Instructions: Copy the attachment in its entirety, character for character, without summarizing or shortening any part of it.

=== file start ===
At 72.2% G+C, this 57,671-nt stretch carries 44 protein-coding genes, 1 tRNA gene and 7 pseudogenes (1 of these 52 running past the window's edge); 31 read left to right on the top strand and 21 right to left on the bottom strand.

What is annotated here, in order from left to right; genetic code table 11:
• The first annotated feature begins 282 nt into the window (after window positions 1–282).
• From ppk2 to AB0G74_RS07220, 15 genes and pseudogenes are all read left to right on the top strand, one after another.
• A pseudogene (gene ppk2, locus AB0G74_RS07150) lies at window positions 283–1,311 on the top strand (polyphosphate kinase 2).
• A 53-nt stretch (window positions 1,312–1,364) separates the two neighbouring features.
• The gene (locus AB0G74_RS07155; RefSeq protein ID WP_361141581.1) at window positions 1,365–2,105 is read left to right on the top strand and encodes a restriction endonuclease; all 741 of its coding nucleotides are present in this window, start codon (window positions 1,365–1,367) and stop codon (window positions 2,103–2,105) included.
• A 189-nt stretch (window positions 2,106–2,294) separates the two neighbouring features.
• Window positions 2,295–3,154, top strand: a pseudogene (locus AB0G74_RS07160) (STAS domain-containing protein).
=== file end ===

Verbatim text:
At 72.2% G+C, this 57,671-nt stretch carries 44 protein-coding genes, 1 tRNA gene and 7 pseudogenes (1 of these 52 running past the window's edge); 31 read left to right on the top strand and 21 right to left on the bottom strand.

What is annotated here, in order from left to right; genetic code table 11:
• The first annotated feature begins 282 nt into the window (after window positions 1–282).
• From ppk2 to AB0G74_RS07220, 15 genes and pseudogenes are all read left to right on the top strand, one after another.
• A pseudogene (gene ppk2, locus AB0G74_RS07150) lies at window positions 283–1,311 on the top strand (polyphosphate kinase 2).
• A 53-nt stretch (window positions 1,312–1,364) separates the two neighbouring features.
• The gene (locus AB0G74_RS07155; RefSeq protein ID WP_361141581.1) at window positions 1,365–2,105 is read left to right on the top strand and encodes a restriction endonuclease; all 741 of its coding nucleotides are present in this window, start codon (window positions 1,365–1,367) and stop codon (window positions 2,103–2,105) included.
• A 189-nt stretch (window positions 2,106–2,294) separates the two neighbouring features.
• Window positions 2,295–3,154, top strand: a pseudogene (locus AB0G74_RS07160) (STAS domain-containing protein).